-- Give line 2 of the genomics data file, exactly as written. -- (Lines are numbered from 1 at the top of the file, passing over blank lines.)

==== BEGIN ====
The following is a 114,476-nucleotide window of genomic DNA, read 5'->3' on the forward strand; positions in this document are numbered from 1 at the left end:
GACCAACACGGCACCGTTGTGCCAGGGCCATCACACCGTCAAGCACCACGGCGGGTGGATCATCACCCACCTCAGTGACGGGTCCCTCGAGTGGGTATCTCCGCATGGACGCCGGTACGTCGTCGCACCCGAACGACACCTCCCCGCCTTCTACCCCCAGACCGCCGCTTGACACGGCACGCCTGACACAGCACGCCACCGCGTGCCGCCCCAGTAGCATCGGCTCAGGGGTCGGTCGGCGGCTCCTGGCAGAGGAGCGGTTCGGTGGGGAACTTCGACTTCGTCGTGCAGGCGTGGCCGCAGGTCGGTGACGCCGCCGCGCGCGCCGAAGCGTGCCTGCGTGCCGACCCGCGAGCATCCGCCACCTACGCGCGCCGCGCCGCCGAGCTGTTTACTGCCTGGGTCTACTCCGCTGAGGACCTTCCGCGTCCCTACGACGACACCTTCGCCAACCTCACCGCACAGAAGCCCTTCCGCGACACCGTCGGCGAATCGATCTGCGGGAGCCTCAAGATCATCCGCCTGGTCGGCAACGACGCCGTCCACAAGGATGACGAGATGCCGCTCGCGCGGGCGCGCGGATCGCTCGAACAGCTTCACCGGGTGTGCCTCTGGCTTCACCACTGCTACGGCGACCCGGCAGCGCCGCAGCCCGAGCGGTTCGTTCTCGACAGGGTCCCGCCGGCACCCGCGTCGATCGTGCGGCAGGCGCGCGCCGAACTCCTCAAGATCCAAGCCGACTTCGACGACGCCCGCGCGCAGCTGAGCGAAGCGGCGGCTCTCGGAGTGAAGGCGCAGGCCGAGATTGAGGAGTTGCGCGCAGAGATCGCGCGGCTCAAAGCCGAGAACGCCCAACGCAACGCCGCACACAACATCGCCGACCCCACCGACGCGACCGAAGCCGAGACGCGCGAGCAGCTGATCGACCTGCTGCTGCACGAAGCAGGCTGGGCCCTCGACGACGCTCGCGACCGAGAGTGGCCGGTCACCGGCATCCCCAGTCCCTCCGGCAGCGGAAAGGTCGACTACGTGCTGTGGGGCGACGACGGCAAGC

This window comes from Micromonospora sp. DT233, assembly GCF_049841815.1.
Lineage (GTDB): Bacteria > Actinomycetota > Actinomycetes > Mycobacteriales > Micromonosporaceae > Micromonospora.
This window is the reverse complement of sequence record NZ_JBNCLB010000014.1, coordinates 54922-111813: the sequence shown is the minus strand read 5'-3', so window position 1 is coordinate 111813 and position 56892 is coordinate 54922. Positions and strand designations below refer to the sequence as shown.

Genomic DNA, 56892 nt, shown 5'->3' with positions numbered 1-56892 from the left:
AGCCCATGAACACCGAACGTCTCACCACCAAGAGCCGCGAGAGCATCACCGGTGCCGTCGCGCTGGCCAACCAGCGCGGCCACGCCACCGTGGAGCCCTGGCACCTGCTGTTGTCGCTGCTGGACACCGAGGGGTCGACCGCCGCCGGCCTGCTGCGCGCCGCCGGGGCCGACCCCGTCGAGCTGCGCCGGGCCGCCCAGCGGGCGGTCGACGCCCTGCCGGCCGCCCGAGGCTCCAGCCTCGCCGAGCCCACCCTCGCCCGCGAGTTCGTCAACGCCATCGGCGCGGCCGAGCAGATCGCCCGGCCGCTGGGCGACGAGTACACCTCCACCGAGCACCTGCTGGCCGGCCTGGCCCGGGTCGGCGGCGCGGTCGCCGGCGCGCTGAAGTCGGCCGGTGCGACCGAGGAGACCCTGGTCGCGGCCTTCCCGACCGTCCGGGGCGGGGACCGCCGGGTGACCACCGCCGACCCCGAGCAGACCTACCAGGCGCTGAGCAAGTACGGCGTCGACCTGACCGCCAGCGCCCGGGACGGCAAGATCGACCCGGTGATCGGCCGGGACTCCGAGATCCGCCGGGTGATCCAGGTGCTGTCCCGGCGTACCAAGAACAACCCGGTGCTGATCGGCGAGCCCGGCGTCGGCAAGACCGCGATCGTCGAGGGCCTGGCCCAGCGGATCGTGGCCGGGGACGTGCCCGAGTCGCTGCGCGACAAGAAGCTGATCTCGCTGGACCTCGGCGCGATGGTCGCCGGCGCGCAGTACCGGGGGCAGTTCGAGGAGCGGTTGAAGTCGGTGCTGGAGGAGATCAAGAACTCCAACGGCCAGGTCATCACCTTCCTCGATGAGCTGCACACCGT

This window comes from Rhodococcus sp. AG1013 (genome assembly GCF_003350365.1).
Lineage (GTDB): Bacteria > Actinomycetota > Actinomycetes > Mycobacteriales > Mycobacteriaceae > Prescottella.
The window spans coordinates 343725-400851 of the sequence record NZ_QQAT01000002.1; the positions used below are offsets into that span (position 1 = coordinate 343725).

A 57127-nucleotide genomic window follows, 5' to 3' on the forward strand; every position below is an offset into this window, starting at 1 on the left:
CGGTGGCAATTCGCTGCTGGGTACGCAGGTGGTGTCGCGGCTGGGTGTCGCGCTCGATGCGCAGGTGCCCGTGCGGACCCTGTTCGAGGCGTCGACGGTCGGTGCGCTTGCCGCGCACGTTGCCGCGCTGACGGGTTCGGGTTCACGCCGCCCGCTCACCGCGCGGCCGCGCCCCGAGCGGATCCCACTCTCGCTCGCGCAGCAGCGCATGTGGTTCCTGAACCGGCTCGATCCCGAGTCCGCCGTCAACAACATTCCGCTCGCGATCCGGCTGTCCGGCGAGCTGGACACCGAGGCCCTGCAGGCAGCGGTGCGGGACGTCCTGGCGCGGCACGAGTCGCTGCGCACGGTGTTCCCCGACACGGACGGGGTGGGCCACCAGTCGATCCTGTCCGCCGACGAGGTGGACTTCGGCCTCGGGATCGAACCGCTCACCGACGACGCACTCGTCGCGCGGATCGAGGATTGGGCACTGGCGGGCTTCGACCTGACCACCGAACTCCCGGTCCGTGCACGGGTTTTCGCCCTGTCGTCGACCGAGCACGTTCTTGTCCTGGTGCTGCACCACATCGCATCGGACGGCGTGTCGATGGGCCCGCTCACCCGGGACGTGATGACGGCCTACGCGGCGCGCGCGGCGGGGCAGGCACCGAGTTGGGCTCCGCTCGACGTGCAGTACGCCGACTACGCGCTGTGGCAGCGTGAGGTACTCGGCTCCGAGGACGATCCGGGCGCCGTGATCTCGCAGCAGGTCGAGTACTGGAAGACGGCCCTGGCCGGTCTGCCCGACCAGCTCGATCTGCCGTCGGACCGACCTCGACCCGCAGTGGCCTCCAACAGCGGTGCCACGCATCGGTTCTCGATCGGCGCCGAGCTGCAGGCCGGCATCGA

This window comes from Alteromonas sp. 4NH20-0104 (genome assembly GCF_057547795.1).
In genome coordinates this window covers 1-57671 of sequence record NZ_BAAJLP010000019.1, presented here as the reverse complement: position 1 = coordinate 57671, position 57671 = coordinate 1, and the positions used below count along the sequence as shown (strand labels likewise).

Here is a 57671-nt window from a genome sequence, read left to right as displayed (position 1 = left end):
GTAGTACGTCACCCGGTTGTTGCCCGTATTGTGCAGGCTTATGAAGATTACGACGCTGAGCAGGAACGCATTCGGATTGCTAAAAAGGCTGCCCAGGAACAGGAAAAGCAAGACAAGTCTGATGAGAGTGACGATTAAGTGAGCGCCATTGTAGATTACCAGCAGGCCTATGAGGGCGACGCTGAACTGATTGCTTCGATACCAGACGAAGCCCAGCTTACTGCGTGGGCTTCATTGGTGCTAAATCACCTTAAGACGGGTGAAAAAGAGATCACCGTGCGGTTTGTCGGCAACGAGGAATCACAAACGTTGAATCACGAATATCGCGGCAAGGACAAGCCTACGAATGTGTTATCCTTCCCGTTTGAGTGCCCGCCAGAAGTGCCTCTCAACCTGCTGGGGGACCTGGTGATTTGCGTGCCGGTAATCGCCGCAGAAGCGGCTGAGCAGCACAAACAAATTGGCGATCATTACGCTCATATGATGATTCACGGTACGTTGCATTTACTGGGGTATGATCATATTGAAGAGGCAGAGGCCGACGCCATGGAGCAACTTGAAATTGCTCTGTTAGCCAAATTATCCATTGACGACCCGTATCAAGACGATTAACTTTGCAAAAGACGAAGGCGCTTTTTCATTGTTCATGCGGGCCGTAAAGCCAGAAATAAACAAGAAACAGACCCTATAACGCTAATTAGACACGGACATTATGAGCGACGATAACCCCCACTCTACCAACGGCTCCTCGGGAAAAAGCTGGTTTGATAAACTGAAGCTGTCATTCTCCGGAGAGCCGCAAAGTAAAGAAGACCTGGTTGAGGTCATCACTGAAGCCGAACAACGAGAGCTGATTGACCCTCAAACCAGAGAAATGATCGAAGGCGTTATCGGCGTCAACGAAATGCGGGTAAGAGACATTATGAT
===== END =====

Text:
GACCAACACGGCACCGTTGTGCCAGGGCCATCACACCGTCAAGCACCACGGCGGGTGGATCATCACCCACCTCAGTGACGGGTCCCTCGAGTGGGTATCTCCGCATGGACGCCGGTACGTCGTCGCACCCGAACGACACCTCCCCGCCTTCTACCCCCAGACCGCCGCTTGACACGGCACGCCTGACACAGCACGCCACCGCGTGCCGCCCCAGTAGCATCGGCTCAGGGGTCGGTCGGCGGCTCCTGGCAGAGGAGCGGTTCGGTGGGGAACTTCGACTTCGTCGTGCAGGCGTGGCCGCAGGTCGGTGACGCCGCCGCGCGCGCCGAAGCGTGCCTGCGTGCCGACCCGCGAGCATCCGCCACCTACGCGCGCCGCGCCGCCGAGCTGTTTACTGCCTGGGTCTACTCCGCTGAGGACCTTCCGCGTCCCTACGACGACACCTTCGCCAACCTCACCGCACAGAAGCCCTTCCGCGACACCGTCGGCGAATCGATCTGCGGGAGCCTCAAGATCATCCGCCTGGTCGGCAACGACGCCGTCCACAAGGATGACGAGATGCCGCTCGCGCGGGCGCGCGGATCGCTCGAACAGCTTCACCGGGTGTGCCTCTGGCTTCACCACTGCTACGGCGACCCGGCAGCGCCGCAGCCCGAGCGGTTCGTTCTCGACAGGGTCCCGCCGGCACCCGCGTCGATCGTGCGGCAGGCGCGCGCCGAACTCCTCAAGATCCAAGCCGACTTCGACGACGCCCGCGCGCAGCTGAGCGAAGCGGCGGCTCTCGGAGTGAAGGCGCAGGCCGAGATTGAGGAGTTGCGCGCAGAGATCGCGCGGCTCAAAGCCGAGAACGCCCAACGCAACGCCGCACACAACATCGCCGACCCCACCGACGCGACCGAAGCCGAGACGCGCGAGCAGCTGATCGACCTGCTGCTGCACGAAGCAGGCTGGGCCCTCGACGACGCTCGCGACCGAGAGTGGCCGGTCACCGGCATCCCCAGTCCCTCCGGCAGCGGAAAGGTCGACTACGTGCTGTGGGGCGACGACGGCAAGC